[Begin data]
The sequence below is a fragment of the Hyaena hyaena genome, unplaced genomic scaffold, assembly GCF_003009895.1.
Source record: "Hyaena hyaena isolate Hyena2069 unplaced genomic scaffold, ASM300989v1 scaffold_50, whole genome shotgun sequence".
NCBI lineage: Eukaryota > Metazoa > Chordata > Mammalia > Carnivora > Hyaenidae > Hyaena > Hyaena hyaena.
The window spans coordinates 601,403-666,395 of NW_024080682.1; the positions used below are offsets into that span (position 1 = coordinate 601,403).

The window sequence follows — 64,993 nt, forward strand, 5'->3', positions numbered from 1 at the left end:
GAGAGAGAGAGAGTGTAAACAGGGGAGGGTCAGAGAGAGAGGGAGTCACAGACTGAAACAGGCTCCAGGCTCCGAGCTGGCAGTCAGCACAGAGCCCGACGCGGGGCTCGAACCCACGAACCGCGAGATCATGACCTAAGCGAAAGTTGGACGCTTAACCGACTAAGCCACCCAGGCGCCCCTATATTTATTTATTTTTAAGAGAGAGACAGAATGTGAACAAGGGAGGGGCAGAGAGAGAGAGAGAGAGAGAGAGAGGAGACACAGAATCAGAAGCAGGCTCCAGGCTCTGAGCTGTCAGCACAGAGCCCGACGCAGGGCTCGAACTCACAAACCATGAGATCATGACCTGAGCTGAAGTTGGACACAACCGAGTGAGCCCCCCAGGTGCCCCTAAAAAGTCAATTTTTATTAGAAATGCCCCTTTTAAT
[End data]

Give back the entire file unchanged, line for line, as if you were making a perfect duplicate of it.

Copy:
The sequence below is a fragment of the Hyaena hyaena genome, unplaced genomic scaffold, assembly GCF_003009895.1.
Source record: "Hyaena hyaena isolate Hyena2069 unplaced genomic scaffold, ASM300989v1 scaffold_50, whole genome shotgun sequence".
NCBI lineage: Eukaryota > Metazoa > Chordata > Mammalia > Carnivora > Hyaenidae > Hyaena > Hyaena hyaena.
The window spans coordinates 601,403-666,395 of NW_024080682.1; the positions used below are offsets into that span (position 1 = coordinate 601,403).

The window sequence follows — 64,993 nt, forward strand, 5'->3', positions numbered from 1 at the left end:
GAGAGAGAGAGAGTGTAAACAGGGGAGGGTCAGAGAGAGAGGGAGTCACAGACTGAAACAGGCTCCAGGCTCCGAGCTGGCAGTCAGCACAGAGCCCGACGCGGGGCTCGAACCCACGAACCGCGAGATCATGACCTAAGCGAAAGTTGGACGCTTAACCGACTAAGCCACCCAGGCGCCCCTATATTTATTTATTTTTAAGAGAGAGACAGAATGTGAACAAGGGAGGGGCAGAGAGAGAGAGAGAGAGAGAGAGAGGAGACACAGAATCAGAAGCAGGCTCCAGGCTCTGAGCTGTCAGCACAGAGCCCGACGCAGGGCTCGAACTCACAAACCATGAGATCATGACCTGAGCTGAAGTTGGACACAACCGAGTGAGCCCCCCAGGTGCCCCTAAAAAGTCAATTTTTATTAGAAATGCCCCTTTTAAT